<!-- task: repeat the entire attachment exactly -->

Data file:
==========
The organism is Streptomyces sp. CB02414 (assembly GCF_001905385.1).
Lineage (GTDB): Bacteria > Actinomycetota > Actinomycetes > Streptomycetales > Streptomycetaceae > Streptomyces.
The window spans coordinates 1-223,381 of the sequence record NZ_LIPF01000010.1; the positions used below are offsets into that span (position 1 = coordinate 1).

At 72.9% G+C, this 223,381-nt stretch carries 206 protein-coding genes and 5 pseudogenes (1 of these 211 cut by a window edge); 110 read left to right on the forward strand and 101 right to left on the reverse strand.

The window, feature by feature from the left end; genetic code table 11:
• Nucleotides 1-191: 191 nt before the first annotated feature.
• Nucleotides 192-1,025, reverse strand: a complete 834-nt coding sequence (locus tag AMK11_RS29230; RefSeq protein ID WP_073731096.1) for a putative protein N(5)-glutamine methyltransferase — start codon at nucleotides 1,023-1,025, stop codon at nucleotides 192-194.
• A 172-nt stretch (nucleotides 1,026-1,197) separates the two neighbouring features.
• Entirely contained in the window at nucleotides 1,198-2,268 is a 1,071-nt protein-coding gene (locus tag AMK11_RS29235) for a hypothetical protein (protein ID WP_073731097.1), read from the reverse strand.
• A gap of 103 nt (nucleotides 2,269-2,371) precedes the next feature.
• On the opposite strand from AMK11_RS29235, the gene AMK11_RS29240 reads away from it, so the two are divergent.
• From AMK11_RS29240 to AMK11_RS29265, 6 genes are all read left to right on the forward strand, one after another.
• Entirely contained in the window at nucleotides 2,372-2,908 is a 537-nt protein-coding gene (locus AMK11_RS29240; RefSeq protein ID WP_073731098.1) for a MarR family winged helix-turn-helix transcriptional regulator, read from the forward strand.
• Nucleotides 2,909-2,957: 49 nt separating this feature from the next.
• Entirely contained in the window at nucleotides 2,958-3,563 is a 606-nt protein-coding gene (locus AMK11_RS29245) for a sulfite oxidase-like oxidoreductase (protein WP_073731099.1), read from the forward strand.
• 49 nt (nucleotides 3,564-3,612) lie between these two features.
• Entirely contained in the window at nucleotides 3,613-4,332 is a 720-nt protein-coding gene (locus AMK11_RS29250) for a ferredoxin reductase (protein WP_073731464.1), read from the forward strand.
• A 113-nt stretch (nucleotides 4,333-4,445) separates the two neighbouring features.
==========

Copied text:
The organism is Streptomyces sp. CB02414 (assembly GCF_001905385.1).
Lineage (GTDB): Bacteria > Actinomycetota > Actinomycetes > Streptomycetales > Streptomycetaceae > Streptomyces.
The window spans coordinates 1-223,381 of the sequence record NZ_LIPF01000010.1; the positions used below are offsets into that span (position 1 = coordinate 1).

At 72.9% G+C, this 223,381-nt stretch carries 206 protein-coding genes and 5 pseudogenes (1 of these 211 cut by a window edge); 110 read left to right on the forward strand and 101 right to left on the reverse strand.

The window, feature by feature from the left end; genetic code table 11:
• Nucleotides 1-191: 191 nt before the first annotated feature.
• Nucleotides 192-1,025, reverse strand: a complete 834-nt coding sequence (locus tag AMK11_RS29230; RefSeq protein ID WP_073731096.1) for a putative protein N(5)-glutamine methyltransferase — start codon at nucleotides 1,023-1,025, stop codon at nucleotides 192-194.
• A 172-nt stretch (nucleotides 1,026-1,197) separates the two neighbouring features.
• Entirely contained in the window at nucleotides 1,198-2,268 is a 1,071-nt protein-coding gene (locus tag AMK11_RS29235) for a hypothetical protein (protein ID WP_073731097.1), read from the reverse strand.
• A gap of 103 nt (nucleotides 2,269-2,371) precedes the next feature.
• On the opposite strand from AMK11_RS29235, the gene AMK11_RS29240 reads away from it, so the two are divergent.
• From AMK11_RS29240 to AMK11_RS29265, 6 genes are all read left to right on the forward strand, one after another.
• Entirely contained in the window at nucleotides 2,372-2,908 is a 537-nt protein-coding gene (locus AMK11_RS29240; RefSeq protein ID WP_073731098.1) for a MarR family winged helix-turn-helix transcriptional regulator, read from the forward strand.
• Nucleotides 2,909-2,957: 49 nt separating this feature from the next.
• Entirely contained in the window at nucleotides 2,958-3,563 is a 606-nt protein-coding gene (locus AMK11_RS29245) for a sulfite oxidase-like oxidoreductase (protein WP_073731099.1), read from the forward strand.
• 49 nt (nucleotides 3,564-3,612) lie between these two features.
• Entirely contained in the window at nucleotides 3,613-4,332 is a 720-nt protein-coding gene (locus AMK11_RS29250) for a ferredoxin reductase (protein WP_073731464.1), read from the forward strand.
• A 113-nt stretch (nucleotides 4,333-4,445) separates the two neighbouring features.